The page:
Reporter gets a police visit... for simply doing his job
It's a funny old world, as we all know, but sometimes you really do have to pinch yourself. Take, for example, the case of Gareth Davies, a reporter on the Croydon Advertiser. He was following a story about a convicted fraudster, Neelam Desai, who was suspected of swindling a large number of people through alleged holiday and dating scams.
As part of his research ahead of publication Mr Davies contacted Ms Desai at her house and via Twitter and email to put the allegations to her. To get her side of the story, in other words.
What happened next has left the world of journalism in a bit of a state of shock.
Mr Davies was approached by three Metropolitan Police officers, who served him with a harassment notice for the apparent crime of approaching Ms Desai for a comment.
The letter informed him that "harassment is a criminal offence" and that his actions had left Ms Desai feeling "intimidated and persecuted" (not as intimidated and persecuted as Ms Desai's victims I'll bet, one of whom was reportedly conned out of £35,000).
Apart from the sheer nonsense of this harassment letter, the whole darn knuckle-headed, nanny state interfering-ness of it, it is also a serious development, because it could endanger responsible journalism.
Firstly, it undermines the Editors' Code of Practice, of which Clause 1 states that journalists "must take care not to publish inaccurate, misleading or distorted information". A key part of taking care is to put allegations to the subject where at all possible (which means most occasions).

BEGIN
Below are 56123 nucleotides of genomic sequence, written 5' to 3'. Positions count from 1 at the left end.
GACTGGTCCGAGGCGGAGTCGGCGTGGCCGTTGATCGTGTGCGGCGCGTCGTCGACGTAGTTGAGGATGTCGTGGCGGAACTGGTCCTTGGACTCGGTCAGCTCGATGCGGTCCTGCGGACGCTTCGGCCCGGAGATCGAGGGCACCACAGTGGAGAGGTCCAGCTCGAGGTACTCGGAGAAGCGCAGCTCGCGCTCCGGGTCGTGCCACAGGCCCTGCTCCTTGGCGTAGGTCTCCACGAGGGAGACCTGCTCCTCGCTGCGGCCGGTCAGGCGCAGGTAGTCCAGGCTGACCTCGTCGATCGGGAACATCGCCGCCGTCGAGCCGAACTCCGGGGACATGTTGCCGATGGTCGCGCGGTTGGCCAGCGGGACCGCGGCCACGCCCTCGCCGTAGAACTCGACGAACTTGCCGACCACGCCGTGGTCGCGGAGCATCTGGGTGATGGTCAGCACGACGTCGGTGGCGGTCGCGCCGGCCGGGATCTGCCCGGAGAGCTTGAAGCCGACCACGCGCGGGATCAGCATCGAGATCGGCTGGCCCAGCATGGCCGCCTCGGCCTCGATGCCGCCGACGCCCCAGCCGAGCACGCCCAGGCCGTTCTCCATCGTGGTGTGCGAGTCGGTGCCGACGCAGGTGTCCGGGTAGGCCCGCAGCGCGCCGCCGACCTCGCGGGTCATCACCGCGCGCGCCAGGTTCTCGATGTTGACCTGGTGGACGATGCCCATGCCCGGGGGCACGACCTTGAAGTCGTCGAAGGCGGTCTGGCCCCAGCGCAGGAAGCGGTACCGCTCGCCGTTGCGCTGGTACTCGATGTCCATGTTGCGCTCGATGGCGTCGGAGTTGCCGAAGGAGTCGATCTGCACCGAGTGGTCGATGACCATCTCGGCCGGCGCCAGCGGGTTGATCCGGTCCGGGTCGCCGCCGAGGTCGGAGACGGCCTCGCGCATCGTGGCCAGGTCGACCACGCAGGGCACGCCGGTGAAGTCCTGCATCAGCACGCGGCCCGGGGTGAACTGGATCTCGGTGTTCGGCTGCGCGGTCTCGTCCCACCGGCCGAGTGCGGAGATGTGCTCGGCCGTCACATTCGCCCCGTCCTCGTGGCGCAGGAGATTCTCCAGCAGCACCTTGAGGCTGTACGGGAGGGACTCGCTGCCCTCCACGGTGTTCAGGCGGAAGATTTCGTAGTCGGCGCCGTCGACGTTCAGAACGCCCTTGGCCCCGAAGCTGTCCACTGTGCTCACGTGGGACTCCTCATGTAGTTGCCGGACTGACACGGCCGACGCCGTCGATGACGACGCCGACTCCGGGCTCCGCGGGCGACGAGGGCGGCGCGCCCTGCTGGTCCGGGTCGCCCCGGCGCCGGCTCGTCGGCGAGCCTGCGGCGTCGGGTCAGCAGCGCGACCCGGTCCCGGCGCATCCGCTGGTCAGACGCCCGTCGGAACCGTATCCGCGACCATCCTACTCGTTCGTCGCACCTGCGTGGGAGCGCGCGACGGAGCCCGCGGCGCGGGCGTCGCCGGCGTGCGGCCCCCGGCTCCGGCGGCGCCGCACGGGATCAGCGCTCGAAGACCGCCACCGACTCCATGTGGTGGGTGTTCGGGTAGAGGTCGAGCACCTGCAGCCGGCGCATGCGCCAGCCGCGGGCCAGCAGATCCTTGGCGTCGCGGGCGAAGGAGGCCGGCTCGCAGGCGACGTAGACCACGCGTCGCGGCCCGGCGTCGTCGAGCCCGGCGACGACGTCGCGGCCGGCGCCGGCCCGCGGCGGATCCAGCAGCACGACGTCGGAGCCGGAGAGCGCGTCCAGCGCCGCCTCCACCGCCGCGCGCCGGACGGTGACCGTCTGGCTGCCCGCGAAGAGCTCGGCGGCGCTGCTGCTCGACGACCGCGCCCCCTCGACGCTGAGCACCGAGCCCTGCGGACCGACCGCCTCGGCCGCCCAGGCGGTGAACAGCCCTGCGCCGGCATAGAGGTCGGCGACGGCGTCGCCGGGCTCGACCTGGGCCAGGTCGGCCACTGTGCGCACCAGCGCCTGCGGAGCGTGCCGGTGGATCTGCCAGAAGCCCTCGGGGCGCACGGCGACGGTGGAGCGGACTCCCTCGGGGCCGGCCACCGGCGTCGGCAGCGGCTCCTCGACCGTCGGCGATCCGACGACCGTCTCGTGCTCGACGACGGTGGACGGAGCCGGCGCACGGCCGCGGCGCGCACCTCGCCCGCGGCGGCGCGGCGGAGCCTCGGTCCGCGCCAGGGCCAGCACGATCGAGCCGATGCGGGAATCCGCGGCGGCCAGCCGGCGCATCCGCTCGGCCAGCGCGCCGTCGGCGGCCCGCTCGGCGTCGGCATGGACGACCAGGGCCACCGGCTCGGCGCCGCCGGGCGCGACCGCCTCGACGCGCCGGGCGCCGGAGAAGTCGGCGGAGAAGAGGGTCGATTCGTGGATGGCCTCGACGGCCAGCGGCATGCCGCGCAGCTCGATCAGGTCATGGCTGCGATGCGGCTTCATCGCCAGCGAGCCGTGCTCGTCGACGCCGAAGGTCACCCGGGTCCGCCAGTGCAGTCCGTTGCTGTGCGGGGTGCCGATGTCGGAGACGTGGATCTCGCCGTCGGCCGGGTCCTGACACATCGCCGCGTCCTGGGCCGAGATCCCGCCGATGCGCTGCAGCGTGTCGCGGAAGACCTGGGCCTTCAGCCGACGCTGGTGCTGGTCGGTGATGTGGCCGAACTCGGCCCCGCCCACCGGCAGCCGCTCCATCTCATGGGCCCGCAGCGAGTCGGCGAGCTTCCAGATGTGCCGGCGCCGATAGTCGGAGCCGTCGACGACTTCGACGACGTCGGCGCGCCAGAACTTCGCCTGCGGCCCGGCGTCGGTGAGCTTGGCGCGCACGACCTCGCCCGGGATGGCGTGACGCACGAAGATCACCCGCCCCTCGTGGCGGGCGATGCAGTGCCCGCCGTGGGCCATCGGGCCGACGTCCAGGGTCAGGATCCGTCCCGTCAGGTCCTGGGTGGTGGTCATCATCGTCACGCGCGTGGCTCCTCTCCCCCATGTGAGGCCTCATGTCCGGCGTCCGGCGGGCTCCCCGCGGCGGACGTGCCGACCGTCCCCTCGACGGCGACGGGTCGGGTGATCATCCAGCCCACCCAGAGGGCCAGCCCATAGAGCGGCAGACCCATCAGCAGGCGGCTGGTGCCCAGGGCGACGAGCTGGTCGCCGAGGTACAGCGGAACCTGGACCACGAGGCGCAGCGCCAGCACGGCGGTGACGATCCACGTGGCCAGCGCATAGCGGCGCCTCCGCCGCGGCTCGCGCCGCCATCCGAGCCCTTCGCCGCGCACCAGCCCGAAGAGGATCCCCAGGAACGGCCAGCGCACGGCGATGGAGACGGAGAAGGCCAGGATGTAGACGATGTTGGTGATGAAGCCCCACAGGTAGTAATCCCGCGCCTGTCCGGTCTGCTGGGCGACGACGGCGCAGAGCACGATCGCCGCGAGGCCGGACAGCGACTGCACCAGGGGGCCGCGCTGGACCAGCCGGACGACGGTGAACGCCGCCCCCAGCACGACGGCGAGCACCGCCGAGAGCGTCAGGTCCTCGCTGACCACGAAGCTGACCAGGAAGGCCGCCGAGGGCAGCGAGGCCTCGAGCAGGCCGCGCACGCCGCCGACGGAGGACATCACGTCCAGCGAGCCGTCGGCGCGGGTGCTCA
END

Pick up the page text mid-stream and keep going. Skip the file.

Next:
Secondly, it will complicate, or even tend to undermine, the defence of qualified privilege, as underpinned by the 1999 Albert Reynolds v Sunday Times case.
The pillars of Reynolds were clearly set out and two of them, distilled down, were: a) whether comment was sought from the plaintiff, and b) whether the gist of the plaintiff's story was told.
This defence has since been replaced in England and Wales by the defence of publication on matters of public interest under the Defamation Act 2013. Controversially, Stormont is refusing to extend the Defamation Act to Northern Ireland, so I will defer to my learned friends as to just how far the Reynolds-type principles/qualified privilege currently apply here.
But I can forsee circumstances in which not being able to put an allegation to a subject, because of a harassment order or the risk of one, could be used against the journalist, particularly if the subject said he or she did not realise the seriousness of the accusations being investigated.
Reaction to the Met's move was swift and almost universally negative.
It was personified by Bob Satchwell, executive director of the Society of Editors, who said it was "a ridiculous misuse of a law originally introduced to deal with stalkers". A Metropolitan Police spokesman said the letter to Mr Davies was issued by a local safer neighbourhood team in response to a number of reports from the woman, who felt she was being harassed by the reporter.
"The officers did this to ensure that the reporter was fully aware that allegations of harassment were being made against him," the spokesman added.
The Croydon Advertiser is taking legal advice on the police move, but, in the meantime, file this one under the You Couldn't Make It Up department ... and hope no one takes the PSNI down the same route.
It's humble pie time – again – over the Soduku puzzles.
On April 9, we managed to obscure part of the three puzzles with an advert.
Sincere apologies to all affected, in particular to an exasperated Stephen Davidson, who pointed out this was the THIRD Soduku cock-up in a year.
It's scant consolation, but I've been assured the page is now being "triple-checked".